Though tic disorders were once considered extremely rare, recent studies show they affect as many as 20 percent of children and 1 percent of adults. Despite this, no clear medical guidelines exist for the best course of treatment, and every doctor has his or her preferred course of action for treating a patient’s tic disorder.
Most doctors, however, start with a “wait and see” approach. Tics often operate in a cycle, waxing and waning on a two-week basis. The majority of tics go away on their own after a few cycles, meaning no treatment is necessary.
Even if the tic doesn’t go away on its own, some patients still choose not to pursue treatment. If the tics are not severe, or don’t cause intense embarrassment, most patients become used to them and see treatment as unnecessary.
If treatment is deemed necessary, patients have a few options:
The therapy of choice for tic disorders is called habit-reversal therapy, or HRT. In HRT, the individual learns to recognize the “trigger” feeling leading up to the tic — in most cases, a feeling of “tension” or “pressure” that can only be relieved by carrying out the tic. Once a patient successfully identifies her trigger, she can learn to respond to this feeling by engaging in a behavior that is incompatible with the tic — reducing the tension without resorting to the tic.
An example given by the authors of a study published in the Archives of General Psychiatry is a patient whose tic is shoulder twitching. “The competing response might involve isometric tensing of arm muscles while pushing the elbow against the torso,” the study’s authors write. “Thus, the competing response encourages the patient to respond to the urge to tic in a new way.”
HRT also teaches patients to identify stressors that can make their tics worse, giving them coping mechanisms or strategies to avoid the stressors entirely. HRT is highly effective, in both children and adults — multiple studies have shown a 17 to 50 percent reduction in tics after 6 weeks of behavioral therapy.
A common misconception hypothesizes that having children acknowledge and actively attempt to suppress their tics will make them worse or lead to other tics, but countless studies have shown the opposite to be true. In fact, a study on vocal and motor tics showed that, even when treatment focused solely on vocal tics, motor tics still decreased by 26 percent as a result.
In mild cases, tic disorders can be treated with informal relaxation exercises that help children and adults reduce the stress that can exacerbate tics. Examples of these techniques include deep breathing, visual imagery, and guided muscle relaxation. While these techniques are seldom as effective as formal behavioral therapy, they can help patients improve their outlook on the condition and feel more in control of symptoms.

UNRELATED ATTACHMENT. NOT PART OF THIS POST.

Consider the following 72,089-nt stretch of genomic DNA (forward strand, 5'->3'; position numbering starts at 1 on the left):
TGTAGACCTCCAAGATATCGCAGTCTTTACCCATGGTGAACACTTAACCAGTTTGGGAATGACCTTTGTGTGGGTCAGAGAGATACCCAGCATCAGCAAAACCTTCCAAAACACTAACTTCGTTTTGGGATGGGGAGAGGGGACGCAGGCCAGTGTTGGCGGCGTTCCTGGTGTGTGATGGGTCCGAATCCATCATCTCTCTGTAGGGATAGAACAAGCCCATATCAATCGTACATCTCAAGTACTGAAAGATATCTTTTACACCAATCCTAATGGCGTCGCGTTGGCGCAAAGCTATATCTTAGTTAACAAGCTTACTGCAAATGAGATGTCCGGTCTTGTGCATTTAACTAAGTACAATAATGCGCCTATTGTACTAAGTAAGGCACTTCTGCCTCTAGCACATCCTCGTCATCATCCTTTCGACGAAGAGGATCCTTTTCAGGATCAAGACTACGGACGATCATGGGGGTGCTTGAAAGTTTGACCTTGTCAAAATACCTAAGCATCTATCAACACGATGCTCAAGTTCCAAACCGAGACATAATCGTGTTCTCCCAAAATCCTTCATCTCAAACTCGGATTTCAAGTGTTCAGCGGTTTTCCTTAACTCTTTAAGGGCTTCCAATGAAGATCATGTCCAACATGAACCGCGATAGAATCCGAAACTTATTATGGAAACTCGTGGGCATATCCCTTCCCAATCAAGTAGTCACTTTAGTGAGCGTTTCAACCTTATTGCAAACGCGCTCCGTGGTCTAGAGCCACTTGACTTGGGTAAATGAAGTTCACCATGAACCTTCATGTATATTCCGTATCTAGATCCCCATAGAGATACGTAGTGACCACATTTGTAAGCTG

Medication is also used to treat tic disorders — generally only when tics interfere with functioning and when all non-medical interventions have been tried. Tic disorders, like other conditions, should only be treated with medication while a patient is under the supervision of a medical doctor.
Several medication options exist, and it’s difficult to tell how a patient will respond to a medication until he or she tries it out. The first drug of choice is usually haloperidol, a typical antipsychotic. Other options include risperidone, an atypical antipsychotic, or non-stimulant medications often used to treat ADHD — including Strattera and guanfacine. Some patients also experience positive results with antidepressants, including SSRIs and tricyclics.
These medications should be started at the lowest possible dose to reduce the risk of side effects. Side effects vary for each medication, but generally include things like weight gain, dizziness, problems sleeping, gastrointestinal distress, and headaches. In some rare cases, the side effects can be more troubling than the tic disorder itself — in those cases, the patient is advised to focus on other forms of treatment.
In the meantime, many doctors recommend that patients cut back on or entirely eliminate caffeine from their diets. Caffeine has been shown to make tics worse, and can also raise stress levels — further exacerbating tics.